Review by Sean Boelman
Inarguably the biggest draw of Will Addison’s crime comedy Easy Does It is the chance to see Terminator star Linda Hamilton give a performance as a ruthless Southern crime boss. And while the film does deliver on its promise of absurdity to a certain extent, it too often takes the easy route to be particularly memorable.
The movie follows two best friends as they set out on a cross-country road trip in the hopes of making a big score and repaying their debt, accidentally picking up a hostage along the way and becoming notorious criminals. In a way, the film plays out like a far less intelligent classic crime tale, almost a “Clyde and Clyde”, but with characters that are stupid.
Perhaps the movie’s biggest success is in making the audience connect with the characters as two lovable goofs. Despite the fact that they are unquestionably brainless, this best friend duo is so ridiculous that one can’t help but root for them, even if it’s clear that they will keep getting themselves into more and more trouble.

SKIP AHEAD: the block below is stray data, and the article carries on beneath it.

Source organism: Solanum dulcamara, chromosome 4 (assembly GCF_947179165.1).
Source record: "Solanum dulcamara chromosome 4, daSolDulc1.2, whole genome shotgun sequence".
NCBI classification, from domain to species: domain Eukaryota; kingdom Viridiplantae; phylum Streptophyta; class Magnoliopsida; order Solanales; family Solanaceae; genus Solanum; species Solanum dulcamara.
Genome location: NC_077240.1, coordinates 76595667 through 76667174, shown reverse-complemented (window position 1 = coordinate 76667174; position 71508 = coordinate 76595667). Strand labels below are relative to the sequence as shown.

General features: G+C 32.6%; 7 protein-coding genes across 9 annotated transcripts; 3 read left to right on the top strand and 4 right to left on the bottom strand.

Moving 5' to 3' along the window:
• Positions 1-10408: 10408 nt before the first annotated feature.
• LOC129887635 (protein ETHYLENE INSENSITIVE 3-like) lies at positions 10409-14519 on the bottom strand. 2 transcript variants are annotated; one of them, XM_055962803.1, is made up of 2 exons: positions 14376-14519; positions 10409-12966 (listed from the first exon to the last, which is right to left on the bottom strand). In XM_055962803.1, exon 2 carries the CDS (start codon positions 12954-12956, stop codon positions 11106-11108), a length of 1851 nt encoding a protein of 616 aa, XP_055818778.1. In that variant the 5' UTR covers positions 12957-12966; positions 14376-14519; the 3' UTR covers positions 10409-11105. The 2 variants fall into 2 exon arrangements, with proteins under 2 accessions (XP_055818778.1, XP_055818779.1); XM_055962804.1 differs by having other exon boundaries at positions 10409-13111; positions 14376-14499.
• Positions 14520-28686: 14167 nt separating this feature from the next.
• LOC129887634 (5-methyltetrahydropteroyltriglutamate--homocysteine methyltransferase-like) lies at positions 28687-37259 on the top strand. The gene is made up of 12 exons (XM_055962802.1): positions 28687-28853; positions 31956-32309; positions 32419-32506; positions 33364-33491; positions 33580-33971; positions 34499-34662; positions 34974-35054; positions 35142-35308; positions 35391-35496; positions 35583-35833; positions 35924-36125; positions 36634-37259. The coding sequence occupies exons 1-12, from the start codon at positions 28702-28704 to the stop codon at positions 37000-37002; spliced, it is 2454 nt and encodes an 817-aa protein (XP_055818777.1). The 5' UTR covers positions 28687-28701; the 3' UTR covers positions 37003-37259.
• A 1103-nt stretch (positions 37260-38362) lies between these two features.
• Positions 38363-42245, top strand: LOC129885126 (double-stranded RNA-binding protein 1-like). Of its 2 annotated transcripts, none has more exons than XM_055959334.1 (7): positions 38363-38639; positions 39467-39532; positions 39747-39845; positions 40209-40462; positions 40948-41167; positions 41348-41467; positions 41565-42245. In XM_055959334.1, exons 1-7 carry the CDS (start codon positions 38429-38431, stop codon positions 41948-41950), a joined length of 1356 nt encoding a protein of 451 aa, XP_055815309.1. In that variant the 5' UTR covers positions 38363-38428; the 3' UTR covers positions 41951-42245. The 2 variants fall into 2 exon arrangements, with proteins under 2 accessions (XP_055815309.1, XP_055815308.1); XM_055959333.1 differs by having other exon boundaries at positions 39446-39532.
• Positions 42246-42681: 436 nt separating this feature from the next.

Ben Matheny (who co-wrote the film) and Dwight Henry have excellent chemistry together as the two leads, able to bounce lines off of each other wonderfully. It will be easy to buy into the friendship that serves as the main driving force of the movie thanks to the believability that their performances lend to the relationship.
That said, the film does get a bit repetitive in nature, and as a result, can drag at times. Even though the movie clocks in at right around ninety-five minutes, a lot of the best moments come either quite early or quite late. The rest of the film feels like filler that tries to recreate what worked earlier, but ends up feeling dull.
Thematically, the movie is a bit all over the place, but the most interesting things that it has to say are about consequences. Seemingly small decisions that the characters make in a scene towards the beginning of the story come back in later portions, showing both how thought-out the narrative is and what Addison and Matheny hope to say with it.
On the other hand, the unevenness in regards to the film’s visual style doesn’t often work. There are quite a few unnecessary zooms that attempt to artificially add a sense of energy to the narrative but end up being annoying instead. Other efforts at stylistic flair fall completely flat, like a scene that plays around with the color scheme.
Easy Does It has some entertaining moments and interesting ideas, but it doesn’t always come together into a cohesive whole. Still, those great portions make it worth watching as a distraction for an hour and a half.
Easy Does It is now available on VOD.
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